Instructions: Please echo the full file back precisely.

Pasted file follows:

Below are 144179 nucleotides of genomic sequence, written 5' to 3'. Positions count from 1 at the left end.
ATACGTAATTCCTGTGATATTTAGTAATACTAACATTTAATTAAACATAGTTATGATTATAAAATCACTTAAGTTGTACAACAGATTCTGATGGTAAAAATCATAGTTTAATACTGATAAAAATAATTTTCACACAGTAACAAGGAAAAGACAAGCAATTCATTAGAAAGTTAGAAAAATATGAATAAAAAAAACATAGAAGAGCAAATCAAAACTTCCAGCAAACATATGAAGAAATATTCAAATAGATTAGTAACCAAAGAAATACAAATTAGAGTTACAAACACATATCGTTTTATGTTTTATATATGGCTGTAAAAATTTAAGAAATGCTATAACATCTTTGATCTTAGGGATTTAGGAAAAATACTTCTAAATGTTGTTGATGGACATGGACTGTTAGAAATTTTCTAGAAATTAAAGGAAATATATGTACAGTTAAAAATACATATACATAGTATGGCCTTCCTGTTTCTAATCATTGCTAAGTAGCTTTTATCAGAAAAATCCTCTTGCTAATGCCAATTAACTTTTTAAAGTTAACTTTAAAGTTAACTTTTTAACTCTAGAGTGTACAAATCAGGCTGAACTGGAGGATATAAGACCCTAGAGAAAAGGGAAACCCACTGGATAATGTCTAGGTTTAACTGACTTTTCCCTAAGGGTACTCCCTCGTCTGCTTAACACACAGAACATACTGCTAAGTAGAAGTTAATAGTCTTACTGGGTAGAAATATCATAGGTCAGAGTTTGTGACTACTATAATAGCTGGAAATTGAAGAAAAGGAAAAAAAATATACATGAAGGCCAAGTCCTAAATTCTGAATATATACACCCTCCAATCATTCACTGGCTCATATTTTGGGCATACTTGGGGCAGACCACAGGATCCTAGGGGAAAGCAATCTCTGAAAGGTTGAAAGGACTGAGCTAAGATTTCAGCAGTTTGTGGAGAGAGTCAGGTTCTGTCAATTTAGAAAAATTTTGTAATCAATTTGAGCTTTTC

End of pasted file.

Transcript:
Below are 144179 nucleotides of genomic sequence, written 5' to 3'. Positions count from 1 at the left end.
ATACGTAATTCCTGTGATATTTAGTAATACTAACATTTAATTAAACATAGTTATGATTATAAAATCACTTAAGTTGTACAACAGATTCTGATGGTAAAAATCATAGTTTAATACTGATAAAAATAATTTTCACACAGTAACAAGGAAAAGACAAGCAATTCATTAGAAAGTTAGAAAAATATGAATAAAAAAAACATAGAAGAGCAAATCAAAACTTCCAGCAAACATATGAAGAAATATTCAAATAGATTAGTAACCAAAGAAATACAAATTAGAGTTACAAACACATATCGTTTTATGTTTTATATATGGCTGTAAAAATTTAAGAAATGCTATAACATCTTTGATCTTAGGGATTTAGGAAAAATACTTCTAAATGTTGTTGATGGACATGGACTGTTAGAAATTTTCTAGAAATTAAAGGAAATATATGTACAGTTAAAAATACATATACATAGTATGGCCTTCCTGTTTCTAATCATTGCTAAGTAGCTTTTATCAGAAAAATCCTCTTGCTAATGCCAATTAACTTTTTAAAGTTAACTTTAAAGTTAACTTTTTAACTCTAGAGTGTACAAATCAGGCTGAACTGGAGGATATAAGACCCTAGAGAAAAGGGAAACCCACTGGATAATGTCTAGGTTTAACTGACTTTTCCCTAAGGGTACTCCCTCGTCTGCTTAACACACAGAACATACTGCTAAGTAGAAGTTAATAGTCTTACTGGGTAGAAATATCATAGGTCAGAGTTTGTGACTACTATAATAGCTGGAAATTGAAGAAAAGGAAAAAAAATATACATGAAGGCCAAGTCCTAAATTCTGAATATATACACCCTCCAATCATTCACTGGCTCATATTTTGGGCATACTTGGGGCAGACCACAGGATCCTAGGGGAAAGCAATCTCTGAAAGGTTGAAAGGACTGAGCTAAGATTTCAGCAGTTTGTGGAGAGAGTCAGGTTCTGTCAATTTAGAAAAATTTTGTAATCAATTTGAGCTTTTC